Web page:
"Dave Thomas" <dave / pragprog.com> wrote in message
news:3EB11114.8090605 / pragprog.com...

> However, that's not the way I'd go. Instead I'd make the objects all
> mutable, and have a 'save' method that stored them away on a change.
> This is what I did last year when I wrote a fairly large web-based
> registration and ordering system in Ruby.

This is essentially also how a record works in a database query in the
Microsoft DAO / ADO object models (known from MS Access and as wrappers
around OleDB).
You read through the set of returned records. The recordset could be created
by searching a name. If you wish to change a contact, you call the Edit
method. Then modify the fields and eventually call Update. Transactions can
be wrapped around this.
This is what I did many years ago for a multiuser address database system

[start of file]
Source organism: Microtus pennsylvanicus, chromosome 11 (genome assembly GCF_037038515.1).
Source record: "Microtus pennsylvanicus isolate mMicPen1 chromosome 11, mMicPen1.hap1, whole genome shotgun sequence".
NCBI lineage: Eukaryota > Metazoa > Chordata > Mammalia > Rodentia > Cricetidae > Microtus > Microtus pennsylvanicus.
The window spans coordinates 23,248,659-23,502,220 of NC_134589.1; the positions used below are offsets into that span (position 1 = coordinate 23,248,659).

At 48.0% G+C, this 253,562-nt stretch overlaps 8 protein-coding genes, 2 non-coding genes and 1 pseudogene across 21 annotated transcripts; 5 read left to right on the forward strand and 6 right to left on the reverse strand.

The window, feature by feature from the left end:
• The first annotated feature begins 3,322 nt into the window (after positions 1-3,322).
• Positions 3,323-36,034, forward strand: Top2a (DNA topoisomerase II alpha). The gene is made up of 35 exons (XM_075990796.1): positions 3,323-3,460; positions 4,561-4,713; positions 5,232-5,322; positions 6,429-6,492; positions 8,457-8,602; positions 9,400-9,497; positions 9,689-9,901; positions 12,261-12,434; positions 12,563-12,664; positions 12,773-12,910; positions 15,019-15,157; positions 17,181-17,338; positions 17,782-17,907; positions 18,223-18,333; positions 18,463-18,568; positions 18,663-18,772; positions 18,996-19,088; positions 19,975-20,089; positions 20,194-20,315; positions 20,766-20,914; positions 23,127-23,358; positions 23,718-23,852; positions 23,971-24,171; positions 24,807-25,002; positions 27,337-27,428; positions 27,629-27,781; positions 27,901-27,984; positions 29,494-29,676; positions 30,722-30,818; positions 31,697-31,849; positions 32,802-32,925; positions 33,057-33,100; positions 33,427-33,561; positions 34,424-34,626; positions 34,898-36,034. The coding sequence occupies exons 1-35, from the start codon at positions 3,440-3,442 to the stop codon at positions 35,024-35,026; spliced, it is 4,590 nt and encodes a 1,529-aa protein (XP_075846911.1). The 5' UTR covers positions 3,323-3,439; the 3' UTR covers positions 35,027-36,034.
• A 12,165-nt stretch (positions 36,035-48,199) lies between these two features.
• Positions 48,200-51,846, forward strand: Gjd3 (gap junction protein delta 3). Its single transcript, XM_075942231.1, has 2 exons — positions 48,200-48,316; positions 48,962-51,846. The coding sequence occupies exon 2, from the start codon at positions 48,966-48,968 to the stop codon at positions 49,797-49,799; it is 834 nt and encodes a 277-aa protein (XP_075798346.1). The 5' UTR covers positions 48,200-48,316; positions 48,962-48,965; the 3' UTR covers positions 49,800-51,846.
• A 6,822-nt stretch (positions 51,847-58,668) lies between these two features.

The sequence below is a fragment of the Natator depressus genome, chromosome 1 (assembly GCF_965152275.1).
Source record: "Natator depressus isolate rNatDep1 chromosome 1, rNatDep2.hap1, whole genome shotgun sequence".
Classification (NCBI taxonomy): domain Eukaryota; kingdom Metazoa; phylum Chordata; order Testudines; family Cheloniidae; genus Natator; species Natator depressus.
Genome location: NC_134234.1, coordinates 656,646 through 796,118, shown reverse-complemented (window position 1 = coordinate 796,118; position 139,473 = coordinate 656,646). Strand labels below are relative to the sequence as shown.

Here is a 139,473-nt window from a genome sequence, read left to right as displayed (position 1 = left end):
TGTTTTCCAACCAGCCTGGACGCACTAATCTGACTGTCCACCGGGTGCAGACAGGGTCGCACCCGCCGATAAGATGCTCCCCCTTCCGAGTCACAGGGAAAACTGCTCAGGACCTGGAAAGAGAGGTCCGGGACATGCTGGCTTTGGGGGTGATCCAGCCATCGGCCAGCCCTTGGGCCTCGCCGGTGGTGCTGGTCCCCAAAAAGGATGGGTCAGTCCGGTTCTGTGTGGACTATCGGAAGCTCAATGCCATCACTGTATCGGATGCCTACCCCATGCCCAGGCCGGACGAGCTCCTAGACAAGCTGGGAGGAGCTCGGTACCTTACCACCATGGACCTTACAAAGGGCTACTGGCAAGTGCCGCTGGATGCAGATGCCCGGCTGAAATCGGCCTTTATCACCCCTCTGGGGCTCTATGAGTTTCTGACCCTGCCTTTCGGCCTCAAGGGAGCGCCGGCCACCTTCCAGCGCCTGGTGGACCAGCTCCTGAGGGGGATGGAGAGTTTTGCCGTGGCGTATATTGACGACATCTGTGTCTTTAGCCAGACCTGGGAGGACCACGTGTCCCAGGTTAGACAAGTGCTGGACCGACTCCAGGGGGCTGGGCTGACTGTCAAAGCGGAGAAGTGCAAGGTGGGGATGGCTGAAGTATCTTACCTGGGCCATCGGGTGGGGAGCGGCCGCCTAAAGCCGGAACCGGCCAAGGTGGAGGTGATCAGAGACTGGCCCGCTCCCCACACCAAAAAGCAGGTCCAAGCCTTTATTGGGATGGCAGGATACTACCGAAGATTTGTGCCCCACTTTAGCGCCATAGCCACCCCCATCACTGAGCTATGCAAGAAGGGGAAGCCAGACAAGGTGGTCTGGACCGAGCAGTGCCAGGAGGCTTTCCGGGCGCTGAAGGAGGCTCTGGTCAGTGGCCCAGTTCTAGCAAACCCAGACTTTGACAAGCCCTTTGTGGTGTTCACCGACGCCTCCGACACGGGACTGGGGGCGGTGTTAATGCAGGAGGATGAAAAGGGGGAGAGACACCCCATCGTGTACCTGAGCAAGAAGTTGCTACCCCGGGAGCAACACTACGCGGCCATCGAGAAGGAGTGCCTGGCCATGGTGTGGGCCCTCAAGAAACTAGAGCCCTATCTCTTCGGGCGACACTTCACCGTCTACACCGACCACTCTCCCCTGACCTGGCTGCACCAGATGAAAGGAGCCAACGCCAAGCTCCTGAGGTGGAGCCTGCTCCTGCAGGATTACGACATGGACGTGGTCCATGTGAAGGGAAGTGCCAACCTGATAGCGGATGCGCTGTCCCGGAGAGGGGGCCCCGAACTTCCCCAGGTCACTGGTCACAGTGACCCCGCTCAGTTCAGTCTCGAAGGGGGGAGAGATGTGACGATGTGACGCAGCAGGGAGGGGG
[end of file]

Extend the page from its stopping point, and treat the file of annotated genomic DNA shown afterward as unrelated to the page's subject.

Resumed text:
sitting on single Access file. To handle the multi-user scenario I listened
to conflicts reported on Update (and quite a few other scenarios).

In a non-distributed OO design I would not be overly concerned with the
potential dangers of some external piece of source changing the Contact
object in the original design proposal. Things can easily become
over-engineered. If access rights become a concern later, a private flag can
control access mode and update methods can check this flag. If there is no
write access an exception is thrown. Doing the check against access rights
can also be extended to generate notifications against listeners (such as
the AddressBook and potentially all interested clients).

At the point where access control becomes important, you are probably
working with SOAP, RCP, sockets or similar interprocess communication
facilities and you then have a host of other concerns.

Mikkel